In a pandemic, how can you focus on anything? A first-year documents her upended life through paintings and essays.
This article is part of the special feature “A Spring Quarter Like No Other,” which chronicles the experiences of eight College students. Wren McMillan, Class of 2023, spent Spring Quarter living alone in a sublet apartment in Hyde Park.
Admittedly, when talk of COVID-19 became widespread here, I didn’t think it was a big deal. Like many, I thought it was closer to a rough flu than a potentially deadly respiratory disease. I’m young and, because of that, often feel invincible despite that fact that I am quite obviously not. Being a disabled person and knowing that COVID-19 impacts that demographic rather harshly, I found myself in a state of denial; downplaying the seriousness of the disease, however naïvely and ignorantly, was a way of coping.
On some other level, though, I attribute my original reaction to a desire to ignore everything that occurred outside of my little UChicago bubble. I was tumbling quickly toward finals season and, therefore, had a workload that demanded my full and undivided attention. I didn’t have time to grapple with the idea of returning home to a town (but not a family) that didn’t really seem to want me. I didn’t have time to deal with the inevitable lack of housing stability tied to my eventual decision to stay, nor did I have time to figure out how I would pay for said housing. If I was going to maintain the academic standard that I held myself to every day, I couldn’t deal with the potential impacts of COVID-19 as they truly were.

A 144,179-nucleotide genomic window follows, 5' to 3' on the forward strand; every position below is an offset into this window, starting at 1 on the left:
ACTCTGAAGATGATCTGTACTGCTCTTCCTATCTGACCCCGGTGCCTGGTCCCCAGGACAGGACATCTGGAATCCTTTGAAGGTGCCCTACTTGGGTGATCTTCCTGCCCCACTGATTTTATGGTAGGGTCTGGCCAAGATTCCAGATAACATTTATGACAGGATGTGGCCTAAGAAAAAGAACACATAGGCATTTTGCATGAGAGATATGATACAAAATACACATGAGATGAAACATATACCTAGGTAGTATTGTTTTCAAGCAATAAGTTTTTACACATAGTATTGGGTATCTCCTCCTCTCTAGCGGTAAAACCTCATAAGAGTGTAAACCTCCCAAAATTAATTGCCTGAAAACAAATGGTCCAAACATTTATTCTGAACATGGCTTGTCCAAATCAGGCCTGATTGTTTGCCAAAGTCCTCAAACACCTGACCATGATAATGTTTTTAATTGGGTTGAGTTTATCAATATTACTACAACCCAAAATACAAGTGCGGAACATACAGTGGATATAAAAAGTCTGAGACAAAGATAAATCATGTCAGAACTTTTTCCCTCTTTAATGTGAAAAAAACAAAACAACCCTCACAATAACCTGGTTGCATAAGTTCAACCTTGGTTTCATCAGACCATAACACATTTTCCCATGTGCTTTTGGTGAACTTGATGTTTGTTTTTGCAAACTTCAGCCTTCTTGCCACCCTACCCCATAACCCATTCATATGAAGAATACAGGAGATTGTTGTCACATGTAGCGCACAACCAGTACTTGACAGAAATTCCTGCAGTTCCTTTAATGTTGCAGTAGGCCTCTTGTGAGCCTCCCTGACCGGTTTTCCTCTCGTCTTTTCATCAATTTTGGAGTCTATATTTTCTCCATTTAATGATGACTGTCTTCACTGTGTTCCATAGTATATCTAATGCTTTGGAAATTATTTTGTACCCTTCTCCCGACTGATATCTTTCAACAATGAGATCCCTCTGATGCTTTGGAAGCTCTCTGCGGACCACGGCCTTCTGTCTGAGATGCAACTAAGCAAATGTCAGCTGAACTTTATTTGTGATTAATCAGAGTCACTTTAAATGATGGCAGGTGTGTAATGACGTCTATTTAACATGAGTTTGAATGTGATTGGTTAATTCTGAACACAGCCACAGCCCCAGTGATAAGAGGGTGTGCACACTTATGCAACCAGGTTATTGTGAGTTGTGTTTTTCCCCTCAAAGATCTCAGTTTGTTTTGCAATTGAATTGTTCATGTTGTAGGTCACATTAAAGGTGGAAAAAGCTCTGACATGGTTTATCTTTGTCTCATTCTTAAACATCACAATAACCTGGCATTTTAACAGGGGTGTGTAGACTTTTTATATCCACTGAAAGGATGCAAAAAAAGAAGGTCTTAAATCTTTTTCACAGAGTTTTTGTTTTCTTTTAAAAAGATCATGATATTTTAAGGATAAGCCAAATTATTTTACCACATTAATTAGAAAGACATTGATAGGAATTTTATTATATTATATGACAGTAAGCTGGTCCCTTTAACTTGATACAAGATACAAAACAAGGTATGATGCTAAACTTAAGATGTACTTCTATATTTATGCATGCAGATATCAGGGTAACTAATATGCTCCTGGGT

When the announcement came that confirmed my muffled suspicions, I was fortunate. I’d secured an apartment and would be able to remain in this city that I now call home. However, the time that it took to do those things left me in a crunch when it came to my finals.
So, to provide an answer to Where was I? I don’t know. I don’t. My brain was flitting between a billion different places (not an exaggeration) while my physical form sat behind a computer, staring at a blinking cursor, dry-eyed from both staring and crying. Looking back, it all feels like a fever dream.
All the Bad Things/Notes on Oblivion
Do you ever just wake up and wonder if everything’s real? And you take a step back and think for a moment about how the saying “too good to be true” isn’t a lie, but neither is “too bad to be true.”
I know I’m not the only one who’s scared, but being alone certainly makes it feel that way. Connection isn’t connection anymore. Four bars of LTE cannot replace sensation. Touch. Sound as it’s meant to be heard. Wind in the Windy City isn’t the same through windows and windscreens. And what little support I can give feels empty.
Someday, when I can look out the window and recognize the world (whether or not I can look in a mirror and recognize myself doesn’t matter), I’ll not waste that moment. Because there are so many combinations of good and bad things that are better than this.